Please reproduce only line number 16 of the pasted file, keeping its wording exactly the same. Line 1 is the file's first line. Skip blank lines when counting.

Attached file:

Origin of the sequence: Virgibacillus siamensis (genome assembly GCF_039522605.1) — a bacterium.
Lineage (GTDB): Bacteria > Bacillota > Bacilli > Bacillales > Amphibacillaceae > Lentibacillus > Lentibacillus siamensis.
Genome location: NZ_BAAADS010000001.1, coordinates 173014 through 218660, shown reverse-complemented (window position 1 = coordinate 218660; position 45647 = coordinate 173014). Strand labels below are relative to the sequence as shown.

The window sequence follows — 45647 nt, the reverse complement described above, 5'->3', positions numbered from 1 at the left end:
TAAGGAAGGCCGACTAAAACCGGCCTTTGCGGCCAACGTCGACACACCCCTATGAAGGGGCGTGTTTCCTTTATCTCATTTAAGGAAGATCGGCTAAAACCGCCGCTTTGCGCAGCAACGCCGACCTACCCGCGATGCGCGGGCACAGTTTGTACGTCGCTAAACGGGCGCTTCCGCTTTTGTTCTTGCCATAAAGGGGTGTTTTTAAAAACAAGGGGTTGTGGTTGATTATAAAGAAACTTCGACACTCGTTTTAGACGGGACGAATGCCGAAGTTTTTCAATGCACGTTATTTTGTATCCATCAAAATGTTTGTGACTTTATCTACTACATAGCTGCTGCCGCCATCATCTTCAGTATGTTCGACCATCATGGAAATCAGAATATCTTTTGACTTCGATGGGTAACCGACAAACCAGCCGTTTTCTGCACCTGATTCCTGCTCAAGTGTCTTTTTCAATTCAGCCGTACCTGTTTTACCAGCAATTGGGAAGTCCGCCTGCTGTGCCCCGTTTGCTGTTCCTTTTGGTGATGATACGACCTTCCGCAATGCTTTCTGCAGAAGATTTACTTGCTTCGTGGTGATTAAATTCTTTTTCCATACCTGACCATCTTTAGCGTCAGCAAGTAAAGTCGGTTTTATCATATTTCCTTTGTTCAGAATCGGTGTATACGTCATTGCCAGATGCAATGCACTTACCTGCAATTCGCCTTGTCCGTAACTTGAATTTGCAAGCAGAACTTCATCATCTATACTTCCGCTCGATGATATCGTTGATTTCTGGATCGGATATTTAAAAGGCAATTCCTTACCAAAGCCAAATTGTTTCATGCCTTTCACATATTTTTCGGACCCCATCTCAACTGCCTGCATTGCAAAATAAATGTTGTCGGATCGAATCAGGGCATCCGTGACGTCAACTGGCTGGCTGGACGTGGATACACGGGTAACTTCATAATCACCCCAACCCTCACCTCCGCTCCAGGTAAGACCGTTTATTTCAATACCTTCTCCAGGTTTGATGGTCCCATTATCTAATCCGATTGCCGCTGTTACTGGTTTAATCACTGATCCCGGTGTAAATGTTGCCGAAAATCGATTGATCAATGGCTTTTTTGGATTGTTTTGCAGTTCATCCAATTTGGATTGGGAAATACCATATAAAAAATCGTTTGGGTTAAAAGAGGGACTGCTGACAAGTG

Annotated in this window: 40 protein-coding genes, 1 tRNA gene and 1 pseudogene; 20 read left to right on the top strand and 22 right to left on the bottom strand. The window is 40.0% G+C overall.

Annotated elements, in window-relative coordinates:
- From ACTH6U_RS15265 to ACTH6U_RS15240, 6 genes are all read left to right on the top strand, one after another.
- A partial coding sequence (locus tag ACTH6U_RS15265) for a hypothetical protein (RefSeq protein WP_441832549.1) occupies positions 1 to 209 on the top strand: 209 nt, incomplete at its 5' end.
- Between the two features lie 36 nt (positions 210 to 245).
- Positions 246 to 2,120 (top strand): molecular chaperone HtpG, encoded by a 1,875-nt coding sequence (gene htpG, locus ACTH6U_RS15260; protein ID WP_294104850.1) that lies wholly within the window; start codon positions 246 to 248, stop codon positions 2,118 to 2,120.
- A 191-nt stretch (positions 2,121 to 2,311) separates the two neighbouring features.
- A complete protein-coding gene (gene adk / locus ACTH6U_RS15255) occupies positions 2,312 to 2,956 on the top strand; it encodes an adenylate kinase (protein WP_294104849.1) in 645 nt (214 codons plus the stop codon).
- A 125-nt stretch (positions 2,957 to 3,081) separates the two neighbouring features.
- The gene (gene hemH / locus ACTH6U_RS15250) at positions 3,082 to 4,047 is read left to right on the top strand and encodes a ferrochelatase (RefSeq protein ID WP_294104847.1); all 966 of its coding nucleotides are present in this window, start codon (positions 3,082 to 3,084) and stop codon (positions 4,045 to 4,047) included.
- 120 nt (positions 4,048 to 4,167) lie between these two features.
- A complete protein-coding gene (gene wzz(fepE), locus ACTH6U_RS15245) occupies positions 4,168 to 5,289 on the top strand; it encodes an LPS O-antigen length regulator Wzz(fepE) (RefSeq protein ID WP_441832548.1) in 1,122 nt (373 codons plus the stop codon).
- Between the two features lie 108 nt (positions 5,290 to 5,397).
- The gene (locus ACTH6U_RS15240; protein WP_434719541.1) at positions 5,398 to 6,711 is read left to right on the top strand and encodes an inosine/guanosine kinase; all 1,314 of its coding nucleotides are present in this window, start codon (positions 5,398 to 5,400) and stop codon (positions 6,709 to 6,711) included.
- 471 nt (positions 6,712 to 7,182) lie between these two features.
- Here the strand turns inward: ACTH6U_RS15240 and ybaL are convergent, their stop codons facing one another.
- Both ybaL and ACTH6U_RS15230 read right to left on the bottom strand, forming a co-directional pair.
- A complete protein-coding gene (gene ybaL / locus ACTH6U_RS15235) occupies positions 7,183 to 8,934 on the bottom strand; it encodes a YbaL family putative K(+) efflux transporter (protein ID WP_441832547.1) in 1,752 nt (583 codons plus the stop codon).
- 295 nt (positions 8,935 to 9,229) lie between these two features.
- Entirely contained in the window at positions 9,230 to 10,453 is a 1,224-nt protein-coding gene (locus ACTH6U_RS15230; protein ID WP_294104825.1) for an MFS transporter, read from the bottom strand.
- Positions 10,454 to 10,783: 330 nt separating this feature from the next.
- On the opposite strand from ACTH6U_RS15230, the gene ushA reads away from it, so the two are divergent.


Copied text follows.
- 120 nt (positions 4,048 to 4,167) lie between these two features.